1.

It is obvious to [the Makshan here] that it does not come only to exclude eating Kodshim b'Tum'ah, for we learn that from "Bnei Yisrael" written afterwards regarding eating b'Tum'ah;

( )

2.

It comes to expound a Zar from "Bnei Yisrael v'Lo Yechalelu." Eating Kodesh b'Tum'ah is written here to teach that Chilul applies to it, to teach about Nosar.

'' '' ( :) ( .) ( .) '

(c)

Question: If so, in Makos (14b), Shevu'os (7a) and Yevamos (75a), why did R. Yochanan struggle to find a Lav not to eat Kodesh b'Tum'ah? He should learn from here!

(d)

Answer: This verse is Lav shebi'Chlalos (it forbids more than one matter; one is not lashed for such Lavim), for it comes also for a Tamei who served.

( .)

(e)

Question #1: In Sanhedrin (83a), we learn that a Tamei who served is Chayav Misah [bi'Ydei Shamayim] from [a Gezeirah Shavah] Chilul-Chilul from Terumah, and the Gemara asks that we should rather learn Chilul-Chilul from Nosar, which has Kares, and not [only] Misah;

1.

Note: The Mishnah says that if a Tamei served, Kohanim break his head. However, this is a tradition from Sinai. We learn from Terumah only Misah bi'Ydei Shamayim.

' '

2.

It answers that it is better to learn [the Gezeirah Shavah] between words that are both in the plural - "v'Lo Yechalelu" from "Lo Yechalelu". However, regarding Nosar it is written "Ki Es Kodesh Chilel", in the singular.

3.

According to this answer, we should still learn from eating [Kodshim b']Tum'ah, for which there is Kares, for it is in this verse itself (va'Yinazru, from which we learn a Tamei who served! Kodshei David - it is as if Chilul is written twice in this verse, so we can learn from a Gezeirah Shavah. It seems that the coming word "v'Od" should be deleted, and this is all one question, that we should learn from a Hekesh.)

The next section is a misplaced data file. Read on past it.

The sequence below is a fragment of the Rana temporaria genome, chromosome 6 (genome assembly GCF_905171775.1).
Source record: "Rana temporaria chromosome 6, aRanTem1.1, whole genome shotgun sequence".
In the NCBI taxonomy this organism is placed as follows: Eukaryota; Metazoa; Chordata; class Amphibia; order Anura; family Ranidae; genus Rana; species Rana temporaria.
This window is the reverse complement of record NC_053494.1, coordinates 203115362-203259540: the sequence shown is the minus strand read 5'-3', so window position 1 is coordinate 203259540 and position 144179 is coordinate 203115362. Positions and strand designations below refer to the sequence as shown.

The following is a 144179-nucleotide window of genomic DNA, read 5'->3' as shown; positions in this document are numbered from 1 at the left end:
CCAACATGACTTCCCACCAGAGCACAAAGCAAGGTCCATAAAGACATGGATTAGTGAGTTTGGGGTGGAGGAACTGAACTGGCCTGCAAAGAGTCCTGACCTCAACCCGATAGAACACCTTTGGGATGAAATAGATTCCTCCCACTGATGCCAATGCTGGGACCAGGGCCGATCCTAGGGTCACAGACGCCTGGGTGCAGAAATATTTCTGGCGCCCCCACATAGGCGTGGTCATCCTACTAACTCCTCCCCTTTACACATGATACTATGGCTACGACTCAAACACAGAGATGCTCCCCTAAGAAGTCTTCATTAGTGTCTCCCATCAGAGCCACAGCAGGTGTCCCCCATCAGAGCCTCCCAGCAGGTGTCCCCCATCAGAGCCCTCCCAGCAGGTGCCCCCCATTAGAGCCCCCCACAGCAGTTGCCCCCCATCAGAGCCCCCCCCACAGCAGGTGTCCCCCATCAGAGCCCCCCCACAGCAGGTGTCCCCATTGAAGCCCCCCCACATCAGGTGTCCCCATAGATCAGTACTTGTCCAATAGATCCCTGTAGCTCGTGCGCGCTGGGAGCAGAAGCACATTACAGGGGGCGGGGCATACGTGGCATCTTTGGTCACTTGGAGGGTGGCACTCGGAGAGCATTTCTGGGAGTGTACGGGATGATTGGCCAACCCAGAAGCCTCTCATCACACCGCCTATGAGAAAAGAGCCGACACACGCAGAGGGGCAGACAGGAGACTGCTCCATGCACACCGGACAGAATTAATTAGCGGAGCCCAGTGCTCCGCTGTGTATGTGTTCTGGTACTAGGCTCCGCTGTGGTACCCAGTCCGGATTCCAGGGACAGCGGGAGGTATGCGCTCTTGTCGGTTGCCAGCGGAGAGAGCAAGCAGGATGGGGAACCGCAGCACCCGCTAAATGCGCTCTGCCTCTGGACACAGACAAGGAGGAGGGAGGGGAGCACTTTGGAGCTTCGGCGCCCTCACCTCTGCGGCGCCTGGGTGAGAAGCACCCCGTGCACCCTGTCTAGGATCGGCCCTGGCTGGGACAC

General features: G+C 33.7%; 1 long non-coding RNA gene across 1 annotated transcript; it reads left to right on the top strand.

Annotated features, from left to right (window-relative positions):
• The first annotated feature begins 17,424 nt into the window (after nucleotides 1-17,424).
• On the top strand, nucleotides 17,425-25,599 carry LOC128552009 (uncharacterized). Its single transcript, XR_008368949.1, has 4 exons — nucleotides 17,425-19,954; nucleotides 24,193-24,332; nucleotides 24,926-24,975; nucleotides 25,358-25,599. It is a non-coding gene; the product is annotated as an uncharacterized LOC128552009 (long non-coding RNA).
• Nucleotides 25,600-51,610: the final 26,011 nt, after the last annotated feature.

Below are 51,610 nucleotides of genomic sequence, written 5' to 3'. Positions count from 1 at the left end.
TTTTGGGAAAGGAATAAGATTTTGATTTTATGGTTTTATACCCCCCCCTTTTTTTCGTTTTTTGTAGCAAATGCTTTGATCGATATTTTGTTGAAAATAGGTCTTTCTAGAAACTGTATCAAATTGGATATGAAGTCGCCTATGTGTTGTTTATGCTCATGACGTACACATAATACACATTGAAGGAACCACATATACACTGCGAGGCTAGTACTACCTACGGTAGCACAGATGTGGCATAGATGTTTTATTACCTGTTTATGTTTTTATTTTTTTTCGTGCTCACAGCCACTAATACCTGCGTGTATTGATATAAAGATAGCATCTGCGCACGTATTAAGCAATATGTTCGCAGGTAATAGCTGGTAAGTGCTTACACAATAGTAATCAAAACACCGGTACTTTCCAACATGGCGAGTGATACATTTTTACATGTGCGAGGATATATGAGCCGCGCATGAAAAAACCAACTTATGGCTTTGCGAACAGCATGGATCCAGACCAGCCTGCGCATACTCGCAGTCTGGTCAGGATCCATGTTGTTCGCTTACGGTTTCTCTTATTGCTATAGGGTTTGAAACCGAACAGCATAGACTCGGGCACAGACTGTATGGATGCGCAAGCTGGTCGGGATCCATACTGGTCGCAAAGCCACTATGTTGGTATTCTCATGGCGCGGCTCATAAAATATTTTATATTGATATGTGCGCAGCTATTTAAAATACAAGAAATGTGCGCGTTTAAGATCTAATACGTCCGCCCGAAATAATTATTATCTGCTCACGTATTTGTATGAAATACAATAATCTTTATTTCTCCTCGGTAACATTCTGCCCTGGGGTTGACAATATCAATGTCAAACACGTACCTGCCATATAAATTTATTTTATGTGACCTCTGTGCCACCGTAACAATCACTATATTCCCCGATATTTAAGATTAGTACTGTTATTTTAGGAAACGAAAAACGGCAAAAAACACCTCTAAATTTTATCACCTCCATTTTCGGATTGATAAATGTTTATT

(f)

Question #2: Since we learn [both] from one verse, we should make a Hekesh to equate Chilul of serving to Chilul of eating!

' ( .)

(g)

Question #3: Below (46a), we say v'Lo Yechalelu - the verse discusses two matters of profaning - the Pesul of Nosar, and the Pesul of Tum'ah, and they are equated to each other. (Kodshei David - this question does not depend on what was said above. Tosfos says "v'Od" because the answer to Question #1 answers also this);

1.

If so, also Nosar has Chilul in a plural expression - v'Lo Yechalelu!

''

(h)

Answer #1: We learn that there is Misah for a Tamei who served from Chilul written about Terumah, regarding Misah - "u'Mesu Bo Ki Yechaleluhu";

'

1.

The Gemara asks that we should rather learn Kares from Chilul of Nosar, about which it is written Kares - "Ki Es Kedosh Hash-m Chilel v'Nichresah"!

'' . '' ''.

2.

Therefore, it answers that that Chilul in the singular, but "Lo Yechalelu" in the verse of va'Yinazru, even though it discusses a Tamei who ate, and also Nosar, a punishment is not written explicitly regarding that Chilul. This seems to me primary - R. Baruch. (Keren Orah - he holds that a Gezeirah Shavah overrides a Hekesh. This answers Question #2.)

'' ''

(i)